Promote the Vote: Voter Registration

The Green Sharks Student Sustainability Club is holding weekly registration events every Monday from 12 to 1 p.m. in the UC Spine. Students can stop by their table to fill out the Florida voter registration form, apply for mail in ballots, or check their voter status if they are unsure. The table is run by volunteers from the club who want to make an impact on campus by  registering NSU students to vote. The general election isn’t until November which means the deadline to register is Oct. 9. Stop by the table to register any Monday from now until Oct. 8.


Young people historically have the lowest voter turnout of any age group in the United States. According to recent polls, only 50% of young voters (age 18-24) cast votes in the 2016 presidential election, and even less come out to vote on non-presidential years. With midterm elections just around the corner, these alarming small numbers bring to light an interesting problem— college aged people don’t vote.


The reasons for this inactivity stems from many issues and misconceptions that young people have with the process. Many voters are discouraged to vote due to strict voter registration restrictions which vary from state to state. Here in Florida, you must be registered 29 days before the date of the election, meaning that failure to register in advance bars you from participating in the coming election. Luckily, as students on a college campus, we have access to a variety of resources which take the headache out of voting.


Class schedules, jobs, and prior commitments often create too much of a hassle for many young people to go to a voting booth which are only open specific hours in election day and mean waiting for long periods of time in line. By planning in advance and requesting a mail in ballot students can avoid this hassel and receive the ballot right to their address. The ballots with a pre-stamped return envelopes and people voting can sit down at home and fill out their ballot to put it in the mail. There are no lines and it makes it very easy to reach their candidates and all the laws that are up for vote.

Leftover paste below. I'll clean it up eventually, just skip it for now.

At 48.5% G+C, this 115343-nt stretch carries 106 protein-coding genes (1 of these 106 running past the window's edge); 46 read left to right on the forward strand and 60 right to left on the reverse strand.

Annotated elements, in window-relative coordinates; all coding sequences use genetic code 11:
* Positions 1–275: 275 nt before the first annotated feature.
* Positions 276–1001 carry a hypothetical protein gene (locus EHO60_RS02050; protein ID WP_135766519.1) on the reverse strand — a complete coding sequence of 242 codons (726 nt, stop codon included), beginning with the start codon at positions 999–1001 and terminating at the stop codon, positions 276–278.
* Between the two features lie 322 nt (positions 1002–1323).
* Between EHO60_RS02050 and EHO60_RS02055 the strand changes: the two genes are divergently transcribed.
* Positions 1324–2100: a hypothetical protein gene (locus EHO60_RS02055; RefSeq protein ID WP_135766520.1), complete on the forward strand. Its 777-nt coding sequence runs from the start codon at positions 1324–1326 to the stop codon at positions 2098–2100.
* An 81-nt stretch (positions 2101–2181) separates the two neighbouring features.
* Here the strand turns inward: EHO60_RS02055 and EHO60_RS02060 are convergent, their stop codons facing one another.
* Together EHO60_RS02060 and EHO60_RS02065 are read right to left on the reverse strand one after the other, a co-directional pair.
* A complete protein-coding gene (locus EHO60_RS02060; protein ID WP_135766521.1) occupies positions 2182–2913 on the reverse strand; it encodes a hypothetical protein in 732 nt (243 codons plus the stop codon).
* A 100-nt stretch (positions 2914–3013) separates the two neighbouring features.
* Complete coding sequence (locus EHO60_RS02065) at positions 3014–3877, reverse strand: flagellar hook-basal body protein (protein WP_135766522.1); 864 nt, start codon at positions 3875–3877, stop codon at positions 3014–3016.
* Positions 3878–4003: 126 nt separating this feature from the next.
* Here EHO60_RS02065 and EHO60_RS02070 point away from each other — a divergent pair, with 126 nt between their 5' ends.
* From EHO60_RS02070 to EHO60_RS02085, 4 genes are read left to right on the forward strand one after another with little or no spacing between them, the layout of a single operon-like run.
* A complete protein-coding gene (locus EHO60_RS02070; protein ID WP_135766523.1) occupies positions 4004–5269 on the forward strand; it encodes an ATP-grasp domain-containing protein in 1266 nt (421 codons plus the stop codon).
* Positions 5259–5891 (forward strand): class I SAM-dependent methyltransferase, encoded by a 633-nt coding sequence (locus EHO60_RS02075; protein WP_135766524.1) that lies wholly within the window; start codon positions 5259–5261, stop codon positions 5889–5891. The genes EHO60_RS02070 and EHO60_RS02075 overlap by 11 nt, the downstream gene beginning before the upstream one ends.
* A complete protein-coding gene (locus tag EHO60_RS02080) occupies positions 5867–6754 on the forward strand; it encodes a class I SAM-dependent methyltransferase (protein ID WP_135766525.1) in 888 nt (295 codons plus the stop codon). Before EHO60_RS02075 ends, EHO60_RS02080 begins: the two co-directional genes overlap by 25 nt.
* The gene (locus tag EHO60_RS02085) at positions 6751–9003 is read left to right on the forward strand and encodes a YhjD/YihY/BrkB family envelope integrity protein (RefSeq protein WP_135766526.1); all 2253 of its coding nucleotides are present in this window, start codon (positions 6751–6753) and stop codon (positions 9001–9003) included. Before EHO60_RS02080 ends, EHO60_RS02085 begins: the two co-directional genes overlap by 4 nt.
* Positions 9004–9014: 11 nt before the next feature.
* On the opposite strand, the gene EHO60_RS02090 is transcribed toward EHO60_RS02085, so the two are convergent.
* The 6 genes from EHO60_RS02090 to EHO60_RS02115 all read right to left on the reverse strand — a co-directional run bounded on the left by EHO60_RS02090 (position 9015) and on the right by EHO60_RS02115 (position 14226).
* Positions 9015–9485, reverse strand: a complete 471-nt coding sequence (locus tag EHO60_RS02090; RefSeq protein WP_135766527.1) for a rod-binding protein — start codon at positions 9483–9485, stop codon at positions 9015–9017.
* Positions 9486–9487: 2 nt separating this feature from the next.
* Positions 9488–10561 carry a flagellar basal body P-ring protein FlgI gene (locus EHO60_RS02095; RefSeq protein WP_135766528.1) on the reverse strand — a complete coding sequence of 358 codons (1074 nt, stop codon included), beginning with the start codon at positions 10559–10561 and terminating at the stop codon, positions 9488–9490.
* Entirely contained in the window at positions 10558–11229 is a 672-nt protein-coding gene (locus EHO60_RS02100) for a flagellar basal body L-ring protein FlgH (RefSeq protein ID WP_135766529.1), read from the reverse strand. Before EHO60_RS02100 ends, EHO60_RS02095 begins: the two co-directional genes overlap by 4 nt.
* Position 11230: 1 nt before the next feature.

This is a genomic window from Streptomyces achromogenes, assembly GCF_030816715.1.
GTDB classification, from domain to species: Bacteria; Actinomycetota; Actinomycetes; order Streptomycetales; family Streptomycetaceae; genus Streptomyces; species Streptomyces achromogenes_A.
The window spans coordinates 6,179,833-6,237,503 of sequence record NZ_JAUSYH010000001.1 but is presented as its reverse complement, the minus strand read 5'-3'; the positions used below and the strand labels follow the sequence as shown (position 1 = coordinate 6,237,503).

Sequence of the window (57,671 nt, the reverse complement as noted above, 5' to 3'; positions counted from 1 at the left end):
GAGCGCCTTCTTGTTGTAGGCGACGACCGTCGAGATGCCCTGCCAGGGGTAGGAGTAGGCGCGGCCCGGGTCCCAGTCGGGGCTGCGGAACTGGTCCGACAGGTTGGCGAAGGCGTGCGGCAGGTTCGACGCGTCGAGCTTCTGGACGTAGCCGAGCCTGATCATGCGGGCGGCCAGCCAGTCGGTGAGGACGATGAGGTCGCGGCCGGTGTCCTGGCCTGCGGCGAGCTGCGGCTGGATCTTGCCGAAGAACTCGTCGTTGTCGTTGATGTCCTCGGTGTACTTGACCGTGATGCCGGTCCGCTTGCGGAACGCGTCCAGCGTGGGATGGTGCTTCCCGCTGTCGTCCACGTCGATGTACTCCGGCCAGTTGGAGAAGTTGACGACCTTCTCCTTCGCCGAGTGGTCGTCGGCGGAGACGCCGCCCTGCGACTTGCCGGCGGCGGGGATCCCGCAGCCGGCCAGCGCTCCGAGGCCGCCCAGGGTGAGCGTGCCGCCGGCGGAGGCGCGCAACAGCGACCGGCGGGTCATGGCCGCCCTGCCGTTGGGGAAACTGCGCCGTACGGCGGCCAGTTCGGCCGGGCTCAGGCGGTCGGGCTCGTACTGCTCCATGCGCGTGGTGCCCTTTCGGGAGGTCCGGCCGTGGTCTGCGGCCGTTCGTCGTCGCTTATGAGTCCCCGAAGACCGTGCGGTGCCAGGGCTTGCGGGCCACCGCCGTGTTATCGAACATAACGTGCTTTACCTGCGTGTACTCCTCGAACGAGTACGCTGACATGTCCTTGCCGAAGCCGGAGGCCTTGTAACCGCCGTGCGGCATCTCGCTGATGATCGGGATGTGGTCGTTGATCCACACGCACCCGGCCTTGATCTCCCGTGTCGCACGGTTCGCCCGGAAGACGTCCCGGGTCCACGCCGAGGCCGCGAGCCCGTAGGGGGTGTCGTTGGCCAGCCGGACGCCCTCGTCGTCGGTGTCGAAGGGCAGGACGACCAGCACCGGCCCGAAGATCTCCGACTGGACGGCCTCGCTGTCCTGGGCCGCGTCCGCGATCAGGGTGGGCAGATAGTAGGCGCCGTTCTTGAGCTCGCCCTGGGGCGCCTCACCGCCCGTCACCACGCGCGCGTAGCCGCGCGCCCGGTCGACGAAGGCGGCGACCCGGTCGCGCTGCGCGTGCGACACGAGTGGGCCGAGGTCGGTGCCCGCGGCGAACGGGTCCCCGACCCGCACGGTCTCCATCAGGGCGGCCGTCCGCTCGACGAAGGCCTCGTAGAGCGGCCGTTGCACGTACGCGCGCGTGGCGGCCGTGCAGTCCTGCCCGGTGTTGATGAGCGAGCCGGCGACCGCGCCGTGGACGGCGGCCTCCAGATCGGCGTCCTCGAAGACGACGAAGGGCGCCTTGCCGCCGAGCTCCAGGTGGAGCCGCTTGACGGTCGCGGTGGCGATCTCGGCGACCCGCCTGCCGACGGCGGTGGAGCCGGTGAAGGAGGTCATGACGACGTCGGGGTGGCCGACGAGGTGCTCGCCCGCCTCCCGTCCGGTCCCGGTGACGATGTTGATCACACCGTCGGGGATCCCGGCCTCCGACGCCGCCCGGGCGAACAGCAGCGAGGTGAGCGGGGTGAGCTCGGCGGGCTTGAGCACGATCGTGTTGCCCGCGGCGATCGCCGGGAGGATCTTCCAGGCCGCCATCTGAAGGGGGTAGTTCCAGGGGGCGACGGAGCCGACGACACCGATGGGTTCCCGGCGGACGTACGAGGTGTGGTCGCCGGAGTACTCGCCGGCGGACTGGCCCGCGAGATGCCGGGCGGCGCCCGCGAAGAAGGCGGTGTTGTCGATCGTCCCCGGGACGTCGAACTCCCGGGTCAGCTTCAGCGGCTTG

“It’s a really convenient way to [vote] because you don’t have to show up in person to the polling place. They just received your ballot in the mail and it goes into the count,” said Jeffrey Hoch, associate professor in the Halmos College of Natural Sciences and Oceanography.


NSU will also be an early voting site from Oct. 22 to Nov. 4. That’s all the more reason to get registered, because it will be so easy to vote.


Another obstacle of the voting process is a lack of civic education. If students don’t know enough about the issues, they don’t vote. However, this issue can easily be overcome by the easy access to voting guides from various sources. The League of Conservation Voters puts out a voter guide and the League of Women’s Voters puts out a voters guide as well. These can be found online and provide voters with a brief synopsis of current issues, candidates and laws in order to help them to make informed decisions come November. By being aware of of the issues at play, students can better make informed decisions that affect their lives.


“College students don’t see the government as working for them and so they don’t think that their vote is going to make a difference,” said Hoch. “Things like students loans are exploding because politicians aren’t interested in stepping in because college students aren’t voting for the politicians that would.”


Students are the most underrepresented age group in the political scheme—  if they did decide to vote, their vote could change the entire focus of politics. So step up and commit to making a positive change by registering to vote.

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